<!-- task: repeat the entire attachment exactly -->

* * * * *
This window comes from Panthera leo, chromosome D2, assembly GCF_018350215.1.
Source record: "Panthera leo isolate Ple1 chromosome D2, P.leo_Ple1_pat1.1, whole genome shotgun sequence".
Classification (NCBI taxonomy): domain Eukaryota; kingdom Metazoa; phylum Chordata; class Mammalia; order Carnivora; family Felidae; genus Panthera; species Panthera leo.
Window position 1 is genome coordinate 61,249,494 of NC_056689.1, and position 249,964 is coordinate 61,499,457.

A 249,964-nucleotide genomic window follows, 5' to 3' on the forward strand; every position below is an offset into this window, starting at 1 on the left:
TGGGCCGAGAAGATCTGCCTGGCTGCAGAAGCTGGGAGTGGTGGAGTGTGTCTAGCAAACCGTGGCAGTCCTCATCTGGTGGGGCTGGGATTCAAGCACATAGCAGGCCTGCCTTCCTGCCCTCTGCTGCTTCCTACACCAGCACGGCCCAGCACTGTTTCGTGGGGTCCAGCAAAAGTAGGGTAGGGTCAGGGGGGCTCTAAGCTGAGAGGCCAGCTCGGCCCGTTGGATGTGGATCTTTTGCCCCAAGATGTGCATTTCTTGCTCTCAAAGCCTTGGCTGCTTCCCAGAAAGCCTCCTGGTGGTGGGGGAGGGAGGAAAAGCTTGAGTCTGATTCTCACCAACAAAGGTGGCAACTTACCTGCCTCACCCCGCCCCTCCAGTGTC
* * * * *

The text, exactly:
This window comes from Panthera leo, chromosome D2, assembly GCF_018350215.1.
Source record: "Panthera leo isolate Ple1 chromosome D2, P.leo_Ple1_pat1.1, whole genome shotgun sequence".
Classification (NCBI taxonomy): domain Eukaryota; kingdom Metazoa; phylum Chordata; class Mammalia; order Carnivora; family Felidae; genus Panthera; species Panthera leo.
Window position 1 is genome coordinate 61,249,494 of NC_056689.1, and position 249,964 is coordinate 61,499,457.

A 249,964-nucleotide genomic window follows, 5' to 3' on the forward strand; every position below is an offset into this window, starting at 1 on the left:
TGGGCCGAGAAGATCTGCCTGGCTGCAGAAGCTGGGAGTGGTGGAGTGTGTCTAGCAAACCGTGGCAGTCCTCATCTGGTGGGGCTGGGATTCAAGCACATAGCAGGCCTGCCTTCCTGCCCTCTGCTGCTTCCTACACCAGCACGGCCCAGCACTGTTTCGTGGGGTCCAGCAAAAGTAGGGTAGGGTCAGGGGGGCTCTAAGCTGAGAGGCCAGCTCGGCCCGTTGGATGTGGATCTTTTGCCCCAAGATGTGCATTTCTTGCTCTCAAAGCCTTGGCTGCTTCCCAGAAAGCCTCCTGGTGGTGGGGGAGGGAGGAAAAGCTTGAGTCTGATTCTCACCAACAAAGGTGGCAACTTACCTGCCTCACCCCGCCCCTCCAGTGTC